Here are the top contenders to lead the Fed once Ben Bernanke steps aside.» Read More
Vice-chair of the Federal Reserve Janet Yellen is by far the most credible successor to central bank chief Ben Bernanke, former Fed Governor Robert Heller told CNBC.
More than a year after the nation’s five largest mortgage servicers signed a $26 billion legal settlement, those same servicers still need to do better, according to a new report.
Although the SEC's decision to not allow defendants to neither admit nor deny wrongdoing is a good one, it must refocus on individuals, not companies, said a former SEC chairman.
Three attorneys general want Google to change the way its search engine displays results, accusing the company of helping facilitate the sale of illegal goods.
Smithfield Foods Chief Executive Larry Pope could receive nearly $46.6 million in payments as part of a planned takeover by China's Shuanghui, a securities filing showed.
Even if you are thousands of miles away from the office and wearing pajamas, your boss could still be watching you just as closely as if you were sitting in the next cubicle over.
Once infamous as a place of exile and no-return during the Tsarist and then Stalinist eras, Siberia is being touted as a beacon of light by the Russian government as it looks east, rather than west, for growth potential.
The FOMC meeting kicks off on Tuesday. Mad Money host Jim Cramer explains why this week isn't make or break it for the economy.
The 'anonymous' search engine DuckDuckGo is getting a boost off the PRISM scandal that is putting big tech companies like Google and Apple to shame.
Over the past few years, Citigroup has been grappling with an unusual problem—how to incur more U.S. taxes.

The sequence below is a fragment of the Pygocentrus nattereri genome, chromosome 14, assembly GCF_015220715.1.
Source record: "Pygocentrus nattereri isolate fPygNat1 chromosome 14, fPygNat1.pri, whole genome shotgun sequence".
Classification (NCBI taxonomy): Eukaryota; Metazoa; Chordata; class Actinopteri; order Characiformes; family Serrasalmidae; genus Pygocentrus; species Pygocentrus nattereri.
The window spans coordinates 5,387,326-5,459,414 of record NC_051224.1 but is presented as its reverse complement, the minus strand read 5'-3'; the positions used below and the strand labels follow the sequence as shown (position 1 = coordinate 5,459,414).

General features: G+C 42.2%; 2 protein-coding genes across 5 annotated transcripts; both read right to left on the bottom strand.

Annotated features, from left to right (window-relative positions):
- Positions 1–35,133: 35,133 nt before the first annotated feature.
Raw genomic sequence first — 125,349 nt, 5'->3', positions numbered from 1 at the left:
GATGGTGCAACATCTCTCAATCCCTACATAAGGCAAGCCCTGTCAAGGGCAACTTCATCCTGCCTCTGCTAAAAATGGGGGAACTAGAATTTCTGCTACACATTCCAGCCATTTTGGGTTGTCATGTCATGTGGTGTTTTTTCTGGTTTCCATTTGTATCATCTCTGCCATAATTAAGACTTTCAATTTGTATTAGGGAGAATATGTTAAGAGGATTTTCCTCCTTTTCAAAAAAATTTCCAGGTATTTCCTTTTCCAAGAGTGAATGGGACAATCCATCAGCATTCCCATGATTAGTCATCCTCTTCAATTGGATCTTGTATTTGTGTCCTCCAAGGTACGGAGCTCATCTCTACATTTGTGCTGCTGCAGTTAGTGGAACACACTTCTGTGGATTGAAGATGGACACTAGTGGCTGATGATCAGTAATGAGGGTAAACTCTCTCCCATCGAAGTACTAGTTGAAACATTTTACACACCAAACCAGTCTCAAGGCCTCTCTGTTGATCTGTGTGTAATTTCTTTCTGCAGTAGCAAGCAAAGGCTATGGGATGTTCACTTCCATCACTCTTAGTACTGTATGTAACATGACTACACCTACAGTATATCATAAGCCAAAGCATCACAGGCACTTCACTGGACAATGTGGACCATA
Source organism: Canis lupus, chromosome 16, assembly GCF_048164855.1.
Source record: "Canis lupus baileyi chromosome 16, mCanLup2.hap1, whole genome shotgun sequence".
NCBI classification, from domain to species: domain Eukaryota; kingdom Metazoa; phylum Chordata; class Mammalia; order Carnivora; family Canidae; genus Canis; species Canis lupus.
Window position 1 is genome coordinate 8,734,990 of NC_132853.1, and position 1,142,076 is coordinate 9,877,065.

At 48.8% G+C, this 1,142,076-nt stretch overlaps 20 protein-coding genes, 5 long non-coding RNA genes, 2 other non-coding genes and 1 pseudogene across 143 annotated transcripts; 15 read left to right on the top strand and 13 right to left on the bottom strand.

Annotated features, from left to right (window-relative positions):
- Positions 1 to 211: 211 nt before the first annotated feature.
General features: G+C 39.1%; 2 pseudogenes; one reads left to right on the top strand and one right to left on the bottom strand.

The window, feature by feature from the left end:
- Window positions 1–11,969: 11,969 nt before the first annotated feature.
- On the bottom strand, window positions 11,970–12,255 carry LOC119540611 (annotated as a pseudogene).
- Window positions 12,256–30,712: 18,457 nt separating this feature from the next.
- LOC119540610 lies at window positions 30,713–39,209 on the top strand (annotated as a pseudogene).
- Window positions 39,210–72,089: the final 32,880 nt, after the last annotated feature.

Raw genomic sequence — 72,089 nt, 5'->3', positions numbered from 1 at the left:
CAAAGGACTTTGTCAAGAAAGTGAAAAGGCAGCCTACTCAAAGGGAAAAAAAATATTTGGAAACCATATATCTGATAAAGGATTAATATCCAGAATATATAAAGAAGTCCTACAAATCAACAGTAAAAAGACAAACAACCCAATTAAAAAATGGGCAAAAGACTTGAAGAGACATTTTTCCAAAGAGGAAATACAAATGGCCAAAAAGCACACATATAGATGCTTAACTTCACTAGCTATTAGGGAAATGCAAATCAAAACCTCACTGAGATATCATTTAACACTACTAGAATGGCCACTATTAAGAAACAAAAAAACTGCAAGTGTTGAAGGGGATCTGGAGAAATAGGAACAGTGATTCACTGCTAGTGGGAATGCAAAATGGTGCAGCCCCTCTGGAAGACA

Already sluggish health-care inflation is projected to slow down even more in 2014 as consumers, employers and the federal government continue looking to cut medical costs, a new report said Tuesday.
Russia's President Putin is being called out by New England Patriots owner Robert Kraft for allegedly stealing his Super Bowl Championship ring, with the "Street Signs" panel.
Prenuptial agreements are common among the financial elite. Divorce settlements can be astronomical. But in some cases, prenups may make sense for the 99 percent.
In an exclusive interview with CNBC, the man at the center of an insider-trading probe, former KPMG auditor Scott London, said he received about $70,000 in kickbacks.
Home builders started fewer single-family homes in May than predicted, which is curious given the low U.S. supply of new and existing homes for sale.
Adrian Barrie Smith, who recruits housekeeping staff for the wealthy, has sued several well-known Wall Street financiers and even the comedian Jerry Seinfeld.
CNBC's Andrew Ross Sorkin hits the links with golf pro Mike Stubblefield and Stifel's Kevin Caron to pick up some tips on how getting a "feel" for the game is like investing.
New York is second to only Silicon Valley when it comes to a burgeoning tech industry, but some city policies threaten its growth, mayoral hopefuls say.
Britain's fraud prosecutor charged former UBS trader Tom Hayes with eight counts of conspiracy to defraud.
Gov. Rick Perry will visit gun makers in New York and Connecticut this week to try to bring them to gun-friendly Texas.